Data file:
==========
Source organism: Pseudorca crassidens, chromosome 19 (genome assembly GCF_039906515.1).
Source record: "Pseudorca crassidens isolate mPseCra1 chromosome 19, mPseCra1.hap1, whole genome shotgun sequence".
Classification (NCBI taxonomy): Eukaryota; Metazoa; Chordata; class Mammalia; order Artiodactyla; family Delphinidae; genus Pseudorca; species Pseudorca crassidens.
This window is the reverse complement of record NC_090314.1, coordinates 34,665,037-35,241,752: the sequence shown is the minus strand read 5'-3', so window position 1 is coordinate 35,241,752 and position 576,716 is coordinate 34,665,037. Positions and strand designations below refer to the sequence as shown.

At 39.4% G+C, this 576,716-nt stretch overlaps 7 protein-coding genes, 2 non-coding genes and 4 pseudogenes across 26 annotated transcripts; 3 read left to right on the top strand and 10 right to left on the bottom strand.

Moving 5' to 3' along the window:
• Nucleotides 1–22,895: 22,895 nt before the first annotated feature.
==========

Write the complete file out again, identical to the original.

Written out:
Source organism: Pseudorca crassidens, chromosome 19 (genome assembly GCF_039906515.1).
Source record: "Pseudorca crassidens isolate mPseCra1 chromosome 19, mPseCra1.hap1, whole genome shotgun sequence".
Classification (NCBI taxonomy): Eukaryota; Metazoa; Chordata; class Mammalia; order Artiodactyla; family Delphinidae; genus Pseudorca; species Pseudorca crassidens.
This window is the reverse complement of record NC_090314.1, coordinates 34,665,037-35,241,752: the sequence shown is the minus strand read 5'-3', so window position 1 is coordinate 35,241,752 and position 576,716 is coordinate 34,665,037. Positions and strand designations below refer to the sequence as shown.

At 39.4% G+C, this 576,716-nt stretch overlaps 7 protein-coding genes, 2 non-coding genes and 4 pseudogenes across 26 annotated transcripts; 3 read left to right on the top strand and 10 right to left on the bottom strand.

Moving 5' to 3' along the window:
• Nucleotides 1–22,895: 22,895 nt before the first annotated feature.